In American Trucking Assns v. Los Angeles (ATA) the Court likewise ignored the particular environmental concerns raised by the city and environmentalist groups to apply well-settled preemption principles. The City of Los Angeles had adopted requirements that trucking companies agree to comply with various regulatory requirements in return for access to the Port of Los Angeles. These requirements were designed to assuage the concerns of local residents and environmental groups about the potential environmental and other effects of expanding the port. In a brief opinion, Justice Kagan made quick work of the city’s claims that these requirements were not preempted by the Federal Aviation Administration Authorization Act of 1994, which bars such local rules “having the force and effect of law"[7] [8] As examined by the Court, ATA was a simple preemption case, and there was nothing noteworthy about the environmental concerns the city had sought to address.

Another case illustrating how the justices tend to focus on the underlying legal questions without regard for the environmental aspects of a case is Southern Union Co. v. United States.124 Here the Southern Union Company was found guilty of violating the federal Resource Conservation and Recovery Act (RCRA) for storing mercury-laden wastes without a federal permit. Because RCRA authorizes penalties for each day a firm is in violation of applicable requirements, the District Court concluded that Southern Union could be liable for more than $38 million in fines. Southern Union challenged this conclusion alleging that because the jury had found only a single violation, it could only be fined for one day.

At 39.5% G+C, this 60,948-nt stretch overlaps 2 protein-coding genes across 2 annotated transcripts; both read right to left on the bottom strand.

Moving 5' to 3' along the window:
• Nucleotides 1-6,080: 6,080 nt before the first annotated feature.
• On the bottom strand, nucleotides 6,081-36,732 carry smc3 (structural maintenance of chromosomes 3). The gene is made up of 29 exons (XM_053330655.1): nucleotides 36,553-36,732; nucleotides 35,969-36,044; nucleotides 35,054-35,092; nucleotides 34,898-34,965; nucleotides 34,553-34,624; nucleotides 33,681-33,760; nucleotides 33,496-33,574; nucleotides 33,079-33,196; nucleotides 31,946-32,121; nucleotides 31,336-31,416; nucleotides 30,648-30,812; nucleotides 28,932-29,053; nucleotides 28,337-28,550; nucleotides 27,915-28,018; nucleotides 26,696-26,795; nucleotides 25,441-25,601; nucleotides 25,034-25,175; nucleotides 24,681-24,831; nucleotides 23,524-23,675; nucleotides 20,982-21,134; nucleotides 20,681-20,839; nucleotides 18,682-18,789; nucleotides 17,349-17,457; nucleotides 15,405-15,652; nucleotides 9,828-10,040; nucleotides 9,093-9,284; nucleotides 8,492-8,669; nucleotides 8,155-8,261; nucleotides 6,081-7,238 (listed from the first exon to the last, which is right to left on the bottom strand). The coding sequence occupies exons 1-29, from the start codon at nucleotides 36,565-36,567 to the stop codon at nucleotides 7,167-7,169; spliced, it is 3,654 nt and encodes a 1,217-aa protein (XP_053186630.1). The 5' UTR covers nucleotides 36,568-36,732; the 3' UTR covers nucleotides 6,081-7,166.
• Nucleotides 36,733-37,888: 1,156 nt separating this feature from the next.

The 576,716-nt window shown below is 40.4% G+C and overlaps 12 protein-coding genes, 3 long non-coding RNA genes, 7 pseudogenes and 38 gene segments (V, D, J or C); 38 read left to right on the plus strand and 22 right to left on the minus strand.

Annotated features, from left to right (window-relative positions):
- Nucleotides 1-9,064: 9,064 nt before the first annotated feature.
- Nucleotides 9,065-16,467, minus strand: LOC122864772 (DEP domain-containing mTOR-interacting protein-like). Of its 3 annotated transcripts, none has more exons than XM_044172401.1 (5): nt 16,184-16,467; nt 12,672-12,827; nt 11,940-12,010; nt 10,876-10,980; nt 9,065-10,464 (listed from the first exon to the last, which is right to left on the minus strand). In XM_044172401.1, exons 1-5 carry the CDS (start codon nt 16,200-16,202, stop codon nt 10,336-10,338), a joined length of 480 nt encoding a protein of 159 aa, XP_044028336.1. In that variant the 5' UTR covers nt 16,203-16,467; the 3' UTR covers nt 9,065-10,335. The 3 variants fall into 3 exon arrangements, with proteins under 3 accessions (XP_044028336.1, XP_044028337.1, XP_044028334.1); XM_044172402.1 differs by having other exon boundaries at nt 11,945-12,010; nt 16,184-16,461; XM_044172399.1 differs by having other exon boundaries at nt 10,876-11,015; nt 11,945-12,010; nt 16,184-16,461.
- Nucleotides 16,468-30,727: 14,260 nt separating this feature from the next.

In assessing Southern Union’s claim, the Court paid little attention to the potential environmental consequences of Southern Union’s behavior, instead focusing on the nature of the Constitution’s jury trial guarantee. The only issue for the Court was whether the constitutional rule announced in Apprendi v. New Jersey—that any fact that increases the maximum penalty authorized for a given crime must be found by the jury beyond a reasonable doubt—applies to criminal fines.[9] Justice Sotomayor, joined by five other justices, concluded that it does; three justices dissented. In reaching this conclusion, the Court could just as easily have been considering any sort of white-collar crime. That the threat of environmental contamination was at stake was completely incidental.

  • [1] See, e.g., Richard J. Lazarus, Thirty Years of Environmental Protection in the Supreme Court (1999Garrison Lecture), 19 Pace Envtl. L. Rev. 619 (2002); see also Richard J. Lazarus, Restoring What'sEnvironmental About Environmental Law in the Supreme Court, 47 U.C.L.A. L. Rev. 703 (2000).
  • [2] See Lazarus, Thirty Years supra note 118, at 630-31 (emphasis in original).
  • [3] See Whitman v. Amer. Trucking Assns., 531 U.S. 457 (2001).
  • [4] James R. May U.S. Supreme Court Decisions: Review for 2006-07 and Outlook, 38 Env’t Rep.1851 (Aug. 24, 2007).
  • [5] United Haulers Ass’n v. Oneida-Herkimer Solid Waste Mgmt. Auth., 550 U.S. 330 (2007).
  • [6] C & A Carbone, Inc. v. Clarkstown, 511 U.S. 383 (1994).
  • [7] Am. Trucking Ass’ns v. Los Angeles, 133 S. Ct. 2096 (2013).
  • [8] S. Union Co. v. United States, 132 S. Ct. 2344 (2012).
  • [9] Id. at 2348-49.
 
Source
< Prev   CONTENTS   Source   Next >

Related topics